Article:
Lola, my daughter, is a fire-cracker. Part of it is age three; part of it is who she is meant to be.
Between us: friction.
Every feeling she has is grand. Every thought she has is big. She likes to run around and entertain and she loves to lasso and marshal and make you bend to her will, which is endless, intense and disconcertingly effective.
My baby: she’s fierce.
In her circles, she’s the boss, the star, the sun, the Empress. The rest of us are satellites, lesser planets or possibly minions.
But Lola’s a lover, too.
It is her mission in life to torment me all day with unreasonable and non-negotiable demands, and then at night, after all of that, she rounds her small body into my corners. She starts off in her own bed but almost inevitably finishes sleeping on my head. She sleeps curled in the small of my back. She slumbers with her cheek on my shoulder while her small fists clutch handfuls of my hair. Wherever I move or shift or try to draw a border between us in the bed she remorselessly colonizes, her body tracks me and finds me – even through the depths of sleep. We are magnetic.
It is what saves us.
Her extravagant moods, dogged determination to challenge everything, and commitment to charming and owning the souls of every creature she encounters is modulated only by the generosity of her affection.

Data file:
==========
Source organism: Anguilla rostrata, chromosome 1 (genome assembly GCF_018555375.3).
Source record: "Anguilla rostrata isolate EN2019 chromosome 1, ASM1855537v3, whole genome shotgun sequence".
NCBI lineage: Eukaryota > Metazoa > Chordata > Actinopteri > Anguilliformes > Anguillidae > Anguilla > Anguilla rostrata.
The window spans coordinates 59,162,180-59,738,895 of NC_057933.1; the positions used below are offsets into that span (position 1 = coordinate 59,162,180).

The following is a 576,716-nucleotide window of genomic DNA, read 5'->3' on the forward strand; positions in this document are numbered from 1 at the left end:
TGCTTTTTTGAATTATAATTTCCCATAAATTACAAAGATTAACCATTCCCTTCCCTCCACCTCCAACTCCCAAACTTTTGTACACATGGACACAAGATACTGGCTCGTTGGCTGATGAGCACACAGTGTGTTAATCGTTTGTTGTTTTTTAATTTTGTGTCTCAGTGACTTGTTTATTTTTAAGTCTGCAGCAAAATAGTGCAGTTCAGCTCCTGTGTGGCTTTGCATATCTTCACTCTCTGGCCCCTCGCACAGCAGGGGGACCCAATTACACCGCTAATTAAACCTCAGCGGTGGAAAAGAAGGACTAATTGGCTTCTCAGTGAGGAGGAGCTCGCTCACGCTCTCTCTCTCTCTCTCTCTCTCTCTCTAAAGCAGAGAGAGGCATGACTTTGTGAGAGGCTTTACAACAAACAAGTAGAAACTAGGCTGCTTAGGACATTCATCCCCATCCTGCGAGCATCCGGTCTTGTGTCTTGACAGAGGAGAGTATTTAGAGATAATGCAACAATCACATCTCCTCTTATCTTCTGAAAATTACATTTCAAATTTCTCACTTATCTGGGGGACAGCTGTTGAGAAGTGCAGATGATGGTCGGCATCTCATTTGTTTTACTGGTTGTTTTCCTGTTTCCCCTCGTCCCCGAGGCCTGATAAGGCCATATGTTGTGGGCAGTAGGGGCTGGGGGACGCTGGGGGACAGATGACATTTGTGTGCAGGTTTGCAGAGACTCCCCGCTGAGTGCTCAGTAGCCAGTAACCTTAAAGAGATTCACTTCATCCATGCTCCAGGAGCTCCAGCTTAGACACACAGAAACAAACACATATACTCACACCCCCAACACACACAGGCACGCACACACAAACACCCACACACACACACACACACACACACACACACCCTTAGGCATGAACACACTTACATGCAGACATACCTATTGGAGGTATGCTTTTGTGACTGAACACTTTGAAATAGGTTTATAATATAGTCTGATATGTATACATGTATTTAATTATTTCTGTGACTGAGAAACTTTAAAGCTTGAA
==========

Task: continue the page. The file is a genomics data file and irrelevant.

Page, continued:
I submit to you the events of last Tuesday.
I was fried. My last nerve had been cooked and eaten by two cannibals two days earlier.
In short, I wasn’t negotiating bed time.
Bed time, however, was under formal protest, and I met that one-person riot with beatific resistance.
Thank you Ghandi. Thank you MLK.
I told her I simply couldn’t, and wouldn’t, read stories to people who yell at me.
And left her in her bed. She was story-less, and mad as fuck.
She screamed. She raged. She wanted a story, she wanted a new mommy, she wanted to live with daddy, she hated me.
Yes she did. She screamed, “I hate my mommy!”
My baby hates me.
Distraught. Both of us.
I lovehated her right back, right then.
Tantrums and time have a curious relationship. Time slows with each raised decibel. I waited forever. She screamed for a millennium.
Then Lola wanted her mama – the beloved mother she hates – who enrages her and torments her with bedtimes, vegetables and non-violent revolution. Only a mama can calmly surf a tidal wave of going-on four-ness. Sometimes only the one who hurts you can heal you.
My baby was drowning in grief. She’d swam too far out to get back on her own.
I went to her. I knelt beside her bed and put my arms around her. She put her hand on my cheek, and her teary, tired eyes met mine. Her face was wet. Her heart was unravelling with each raggedy breath.
“I love you, but I hate you,” she sighed. It escaped her like the last of the air in a furiously deflating balloon.
She spoke without malice. She spoke the truth.
Lola’s sighing surrender to love and rage felt like emotional organization, to me. I rocked her while she sorted her passions and catalogued her surprise at the fierceness of her feelings.
Then she let go and melted into me. And she slept.
The last couple weeks (years?) I’ve been living, thinking, studying, explaining and writing about mothering. Of all the pieces I’ve written, this story is one of my favourites and, I think, captures what it is to parent – love, hate, frustration, devotion – so I thought I’d run it again.